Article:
• Make it very clear where someone can join your mailing list;
  • Outline the content someone can expect to receive from your newsletter;
  • Consider a special offer or a giveaway in exchange for email sign-up.

Thank You for Your Enquiry

As soon as a potential client contacts you, you should send a response thanking them for reaching out to you.
This email should:

  • Include photographs from your portfolio;
  • Give a sense of your personality;
  • Use your one-minute elevator pitch;
  • Show your skills and experience;
  • Include a clear call-to-action.

Follow-Up Message

If you don’t hear back within a week, remember to send a follow-up email. Make this short and simple:

  • A quick reminder of what they had contacted you about;
  • Offer to answer any questions they might have.

Confirmation of Subscription to Your Email Newsletter

You can set up an automated email for anyone that signs up to your newsletter.

  • Include a reminder of the interesting photography content they will soon receive;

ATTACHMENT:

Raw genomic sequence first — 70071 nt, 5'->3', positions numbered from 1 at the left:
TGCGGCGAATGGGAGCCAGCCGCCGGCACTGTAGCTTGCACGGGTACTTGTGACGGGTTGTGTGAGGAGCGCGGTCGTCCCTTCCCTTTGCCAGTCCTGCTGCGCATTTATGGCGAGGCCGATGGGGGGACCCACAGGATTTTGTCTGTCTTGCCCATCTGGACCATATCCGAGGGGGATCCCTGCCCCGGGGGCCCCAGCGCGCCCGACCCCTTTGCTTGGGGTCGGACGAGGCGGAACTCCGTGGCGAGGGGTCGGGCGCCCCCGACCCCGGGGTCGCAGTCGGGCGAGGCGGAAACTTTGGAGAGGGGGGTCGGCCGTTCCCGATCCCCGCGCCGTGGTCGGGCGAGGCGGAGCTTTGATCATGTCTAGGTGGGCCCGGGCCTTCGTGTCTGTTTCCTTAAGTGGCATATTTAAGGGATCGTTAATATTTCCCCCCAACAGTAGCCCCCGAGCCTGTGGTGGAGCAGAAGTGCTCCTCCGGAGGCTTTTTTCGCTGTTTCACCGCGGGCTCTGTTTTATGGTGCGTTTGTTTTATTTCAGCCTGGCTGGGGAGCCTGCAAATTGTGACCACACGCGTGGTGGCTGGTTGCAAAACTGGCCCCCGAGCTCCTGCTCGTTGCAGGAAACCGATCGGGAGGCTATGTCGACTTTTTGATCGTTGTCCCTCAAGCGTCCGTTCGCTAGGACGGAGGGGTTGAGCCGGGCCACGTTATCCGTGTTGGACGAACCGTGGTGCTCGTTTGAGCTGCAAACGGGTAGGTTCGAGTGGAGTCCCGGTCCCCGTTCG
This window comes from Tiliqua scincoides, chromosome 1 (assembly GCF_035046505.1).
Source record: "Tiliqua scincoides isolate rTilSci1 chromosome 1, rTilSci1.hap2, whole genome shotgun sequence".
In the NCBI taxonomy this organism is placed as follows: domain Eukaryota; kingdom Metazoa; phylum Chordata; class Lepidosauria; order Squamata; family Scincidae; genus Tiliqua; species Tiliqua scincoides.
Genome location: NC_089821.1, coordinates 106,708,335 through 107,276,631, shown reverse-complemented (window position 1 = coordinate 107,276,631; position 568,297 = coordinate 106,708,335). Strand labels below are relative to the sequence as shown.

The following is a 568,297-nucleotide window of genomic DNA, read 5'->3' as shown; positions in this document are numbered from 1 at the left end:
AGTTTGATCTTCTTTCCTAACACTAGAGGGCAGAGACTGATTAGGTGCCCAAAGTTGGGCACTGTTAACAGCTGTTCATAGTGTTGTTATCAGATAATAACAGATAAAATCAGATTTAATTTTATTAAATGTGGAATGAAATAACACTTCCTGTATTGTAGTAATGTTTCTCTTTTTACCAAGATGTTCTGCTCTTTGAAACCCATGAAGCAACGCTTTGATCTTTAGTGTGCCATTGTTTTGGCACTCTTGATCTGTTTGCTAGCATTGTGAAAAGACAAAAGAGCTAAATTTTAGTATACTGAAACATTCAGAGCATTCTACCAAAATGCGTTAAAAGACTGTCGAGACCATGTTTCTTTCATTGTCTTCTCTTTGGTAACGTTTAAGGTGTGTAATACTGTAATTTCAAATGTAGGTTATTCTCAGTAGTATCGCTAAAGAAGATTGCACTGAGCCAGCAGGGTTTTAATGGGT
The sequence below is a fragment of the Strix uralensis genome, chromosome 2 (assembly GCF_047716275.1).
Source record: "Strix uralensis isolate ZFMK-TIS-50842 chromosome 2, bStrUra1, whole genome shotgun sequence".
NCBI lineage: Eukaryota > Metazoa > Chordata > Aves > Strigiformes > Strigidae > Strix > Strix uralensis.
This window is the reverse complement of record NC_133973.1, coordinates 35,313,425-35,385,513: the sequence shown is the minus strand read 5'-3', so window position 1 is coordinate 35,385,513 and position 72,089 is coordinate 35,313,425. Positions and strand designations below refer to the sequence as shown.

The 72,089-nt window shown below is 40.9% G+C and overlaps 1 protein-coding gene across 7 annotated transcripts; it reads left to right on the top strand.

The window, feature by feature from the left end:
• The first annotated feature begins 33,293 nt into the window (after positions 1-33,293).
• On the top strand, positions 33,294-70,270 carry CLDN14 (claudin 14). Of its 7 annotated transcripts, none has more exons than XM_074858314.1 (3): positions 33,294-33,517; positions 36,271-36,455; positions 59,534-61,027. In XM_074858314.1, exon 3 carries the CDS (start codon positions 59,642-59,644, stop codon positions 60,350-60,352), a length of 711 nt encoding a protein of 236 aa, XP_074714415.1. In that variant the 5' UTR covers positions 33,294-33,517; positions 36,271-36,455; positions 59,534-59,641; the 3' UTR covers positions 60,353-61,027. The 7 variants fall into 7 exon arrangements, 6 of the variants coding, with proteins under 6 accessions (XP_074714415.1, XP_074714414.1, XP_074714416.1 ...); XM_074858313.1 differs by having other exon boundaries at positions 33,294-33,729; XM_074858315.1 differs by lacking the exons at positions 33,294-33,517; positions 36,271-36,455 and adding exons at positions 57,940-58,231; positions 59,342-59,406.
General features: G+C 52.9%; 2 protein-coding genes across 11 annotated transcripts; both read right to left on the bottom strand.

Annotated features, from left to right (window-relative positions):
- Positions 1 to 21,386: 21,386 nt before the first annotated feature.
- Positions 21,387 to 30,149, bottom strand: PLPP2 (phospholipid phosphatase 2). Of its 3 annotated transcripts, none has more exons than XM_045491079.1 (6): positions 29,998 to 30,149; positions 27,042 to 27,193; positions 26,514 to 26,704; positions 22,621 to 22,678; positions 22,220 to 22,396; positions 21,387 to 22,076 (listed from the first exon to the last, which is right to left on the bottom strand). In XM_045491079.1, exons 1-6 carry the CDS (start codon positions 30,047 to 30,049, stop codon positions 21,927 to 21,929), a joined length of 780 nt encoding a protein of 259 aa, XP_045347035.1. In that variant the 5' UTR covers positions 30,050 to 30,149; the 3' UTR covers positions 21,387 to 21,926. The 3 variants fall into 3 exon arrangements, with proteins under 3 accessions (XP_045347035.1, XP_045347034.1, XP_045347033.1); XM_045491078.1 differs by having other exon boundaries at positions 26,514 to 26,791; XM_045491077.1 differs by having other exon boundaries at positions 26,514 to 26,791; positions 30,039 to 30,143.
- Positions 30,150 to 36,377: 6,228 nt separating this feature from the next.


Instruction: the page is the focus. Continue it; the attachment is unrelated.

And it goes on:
• Make the focus of the email about the recipient, not about you;
  • Include some educational advice they can make use of straight away;
  • Include photographs from your portfolio.

A 'welcome on board' welcome mat

Pro Tips

Use Email Funnels to Gain Clients

An email funnel is a sequence of automated emails. Set one up to guide new subscribers through a series of emails that will help to nurture your relationship. Many CMS providers (such as Studio Ninja) include the capability to send automated emails. A typical email funnel includes 5 or so emails, sent around a week apart. These can provide useful information to the lead. They also provide some gentle touchpoints throughout those weeks. If you’re a wedding photographer, for example, you might include some tips and pointers around wedding preparation.
Think about what life experiences your clients are likely going through. Provide them with interesting email content that will help them. Increased trust leads to bookings.

Schedule the Send Time Carefully

You’ll need to also plan what time of day to send your emails. Research shows that subscribers are most likely to open newsletters at 10 am (when they have arrived at work) or at 1 pm (when they are checking in on emails over their lunch break). Use research as a starting point and experiment with your own list, to see which times work best for you.Many peoples hands on top of each other


Thinking through the content that will appeal to your customers will lead to better engagement and higher sales. I’ve built a sizeable mailing list over the years. Sending a newsletter out to my subscribers every few months or so reliably generates more bookings. Use email marketing as a tool to keep your clients engaged, and to increase your income!